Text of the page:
Thursday, January 14, 2010

Death Bed

There are tons of little things I have been meaning to post about work - like what I do, what I think about it, how its annoying me that the lunch room seems to get more and more busy at my lunch when it used to be peaceful, how my back has been bugging me. I never get around to it. Some of it is not worth getting around to, other bits are. But today I have a different work related topic for you all, and not a cheerful one.

Today, for the first time, I spoke with a terminal claimant. Most of my claimants have back pain or leg pain or psychiatric problems or chronic pulmonary insufficiency (bad lungs), or a bad heart. Most of them have some level of chronic problem that they have to live with, and if it is severe enough I help them get some money to live on. Today I spoke with a man who does not have a chronic problem he has to live with, he has a terminal problem he will shortly die of. He was literally in his death bed when I talked to him with cancer in his brain, spinal chord, lungs, liver, and many other places, unable to get up without assistance, no longer receiving treatment, and getting help from hospice.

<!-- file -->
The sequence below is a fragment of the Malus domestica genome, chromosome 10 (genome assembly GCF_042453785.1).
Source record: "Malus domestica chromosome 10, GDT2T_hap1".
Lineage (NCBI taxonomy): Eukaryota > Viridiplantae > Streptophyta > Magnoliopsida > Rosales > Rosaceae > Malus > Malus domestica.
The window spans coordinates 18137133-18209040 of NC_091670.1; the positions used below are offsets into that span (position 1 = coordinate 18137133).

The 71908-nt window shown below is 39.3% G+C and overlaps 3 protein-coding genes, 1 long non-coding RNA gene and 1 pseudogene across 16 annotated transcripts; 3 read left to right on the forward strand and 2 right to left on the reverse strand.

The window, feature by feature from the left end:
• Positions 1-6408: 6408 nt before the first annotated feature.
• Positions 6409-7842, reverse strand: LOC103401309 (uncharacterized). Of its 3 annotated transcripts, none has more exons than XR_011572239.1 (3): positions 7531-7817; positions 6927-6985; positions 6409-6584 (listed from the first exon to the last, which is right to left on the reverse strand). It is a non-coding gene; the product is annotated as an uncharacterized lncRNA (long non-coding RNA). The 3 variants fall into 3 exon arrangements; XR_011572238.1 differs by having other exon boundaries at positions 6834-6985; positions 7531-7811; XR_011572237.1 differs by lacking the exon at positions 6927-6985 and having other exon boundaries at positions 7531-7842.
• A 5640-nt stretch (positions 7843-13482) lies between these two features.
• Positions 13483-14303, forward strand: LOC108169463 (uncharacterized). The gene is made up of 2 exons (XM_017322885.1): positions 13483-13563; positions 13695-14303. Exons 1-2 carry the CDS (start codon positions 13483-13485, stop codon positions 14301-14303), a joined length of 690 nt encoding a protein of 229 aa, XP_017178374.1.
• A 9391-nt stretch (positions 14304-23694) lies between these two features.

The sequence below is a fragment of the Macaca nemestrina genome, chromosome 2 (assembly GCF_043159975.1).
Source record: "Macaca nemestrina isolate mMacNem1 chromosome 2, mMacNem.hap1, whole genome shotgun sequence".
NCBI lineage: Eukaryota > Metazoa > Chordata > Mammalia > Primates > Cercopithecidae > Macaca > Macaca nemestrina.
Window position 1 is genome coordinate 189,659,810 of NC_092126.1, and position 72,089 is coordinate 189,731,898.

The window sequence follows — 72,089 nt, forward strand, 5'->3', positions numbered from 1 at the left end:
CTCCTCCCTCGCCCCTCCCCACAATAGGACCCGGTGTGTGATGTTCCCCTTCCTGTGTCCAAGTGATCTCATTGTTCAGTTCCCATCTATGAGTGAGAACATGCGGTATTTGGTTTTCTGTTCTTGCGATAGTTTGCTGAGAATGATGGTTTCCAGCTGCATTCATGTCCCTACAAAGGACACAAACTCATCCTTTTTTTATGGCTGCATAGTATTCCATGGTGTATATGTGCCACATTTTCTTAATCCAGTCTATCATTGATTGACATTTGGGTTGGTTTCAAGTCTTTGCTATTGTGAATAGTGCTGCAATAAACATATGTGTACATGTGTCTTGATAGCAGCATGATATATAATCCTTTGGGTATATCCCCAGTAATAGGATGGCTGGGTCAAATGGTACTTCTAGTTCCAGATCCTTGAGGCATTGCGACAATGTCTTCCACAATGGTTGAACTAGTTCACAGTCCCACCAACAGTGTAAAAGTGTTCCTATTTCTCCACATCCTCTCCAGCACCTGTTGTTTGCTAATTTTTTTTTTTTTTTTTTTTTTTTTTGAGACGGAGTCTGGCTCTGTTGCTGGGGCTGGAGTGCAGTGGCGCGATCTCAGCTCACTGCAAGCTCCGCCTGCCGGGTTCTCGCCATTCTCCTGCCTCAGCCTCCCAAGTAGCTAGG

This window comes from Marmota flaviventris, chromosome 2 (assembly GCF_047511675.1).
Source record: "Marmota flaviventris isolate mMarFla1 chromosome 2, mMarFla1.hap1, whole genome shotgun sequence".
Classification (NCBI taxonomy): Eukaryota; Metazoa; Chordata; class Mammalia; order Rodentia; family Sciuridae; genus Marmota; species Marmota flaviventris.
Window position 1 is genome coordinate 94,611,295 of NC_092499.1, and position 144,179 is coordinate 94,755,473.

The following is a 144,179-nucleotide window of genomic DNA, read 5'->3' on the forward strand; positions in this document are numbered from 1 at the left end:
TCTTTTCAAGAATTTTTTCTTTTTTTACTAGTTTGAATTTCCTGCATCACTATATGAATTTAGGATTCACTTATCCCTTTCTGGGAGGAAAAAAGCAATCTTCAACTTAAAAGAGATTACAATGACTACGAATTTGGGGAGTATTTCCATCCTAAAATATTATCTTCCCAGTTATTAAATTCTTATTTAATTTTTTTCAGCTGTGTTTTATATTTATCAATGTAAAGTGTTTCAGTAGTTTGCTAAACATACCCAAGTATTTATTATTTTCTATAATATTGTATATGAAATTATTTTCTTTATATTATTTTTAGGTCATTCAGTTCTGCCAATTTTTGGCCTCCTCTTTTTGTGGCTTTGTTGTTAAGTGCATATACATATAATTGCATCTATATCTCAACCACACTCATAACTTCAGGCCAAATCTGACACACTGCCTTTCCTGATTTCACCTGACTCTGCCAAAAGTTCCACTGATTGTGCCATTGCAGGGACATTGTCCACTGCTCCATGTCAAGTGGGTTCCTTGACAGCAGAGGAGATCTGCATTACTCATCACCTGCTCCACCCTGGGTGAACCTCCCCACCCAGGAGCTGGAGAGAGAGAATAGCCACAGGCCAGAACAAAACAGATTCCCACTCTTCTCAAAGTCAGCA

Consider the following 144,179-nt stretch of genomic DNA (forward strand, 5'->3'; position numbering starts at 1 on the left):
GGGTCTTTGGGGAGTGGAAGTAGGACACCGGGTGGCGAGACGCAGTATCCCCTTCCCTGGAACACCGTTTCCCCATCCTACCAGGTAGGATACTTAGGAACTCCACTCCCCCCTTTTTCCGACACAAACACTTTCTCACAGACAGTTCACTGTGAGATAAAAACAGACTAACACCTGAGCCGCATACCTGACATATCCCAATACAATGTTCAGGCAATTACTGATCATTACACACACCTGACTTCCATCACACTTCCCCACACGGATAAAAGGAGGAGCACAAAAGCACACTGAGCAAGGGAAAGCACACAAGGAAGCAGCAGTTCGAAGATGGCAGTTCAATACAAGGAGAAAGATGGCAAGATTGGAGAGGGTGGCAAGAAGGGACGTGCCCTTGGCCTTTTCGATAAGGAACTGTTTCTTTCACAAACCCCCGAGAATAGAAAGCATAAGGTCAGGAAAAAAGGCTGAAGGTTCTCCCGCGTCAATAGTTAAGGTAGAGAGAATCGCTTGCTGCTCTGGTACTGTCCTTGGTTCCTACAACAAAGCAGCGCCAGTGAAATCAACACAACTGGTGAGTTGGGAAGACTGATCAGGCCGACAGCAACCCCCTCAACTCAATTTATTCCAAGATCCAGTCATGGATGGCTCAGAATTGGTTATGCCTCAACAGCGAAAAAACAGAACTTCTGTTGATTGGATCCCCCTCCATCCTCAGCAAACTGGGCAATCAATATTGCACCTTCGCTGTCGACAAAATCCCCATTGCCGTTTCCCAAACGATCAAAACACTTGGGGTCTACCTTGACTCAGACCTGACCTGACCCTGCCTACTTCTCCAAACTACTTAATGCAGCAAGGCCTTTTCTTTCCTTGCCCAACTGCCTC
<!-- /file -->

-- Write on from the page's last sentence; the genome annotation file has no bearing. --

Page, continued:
What do you say to that? How petty does it seem to call up and ask him what he does on an average day and how long he thinks he can stand before needing a break? Needless to say I skipped most of the questions we are supposed to ask, they seemed entirely irrelevant. Normally terminal cases are fast tracked so that they can get benefits more quickly and be dealt with before the person dies, they go to a special unit that is expected to get cases out in 30 days or less (I operate on the 90-120 day schedule). I already suspected I did not want to work in that unit, and now I am sure.

Talking to someone who is dying kind of makes you wonder what you are doing with your life exactly, and if there is anything you can do that would make life feel less transient. I am not sure. Now reference the title of one my favorite books - The Unbearable Lightness of Being, and maybe you see what I mean.

Don't worry, I am not depressed or anything, just contemplative and wanted to get it out of my system. I wonder if you get used to it, and if that would be a good or a bad thing.

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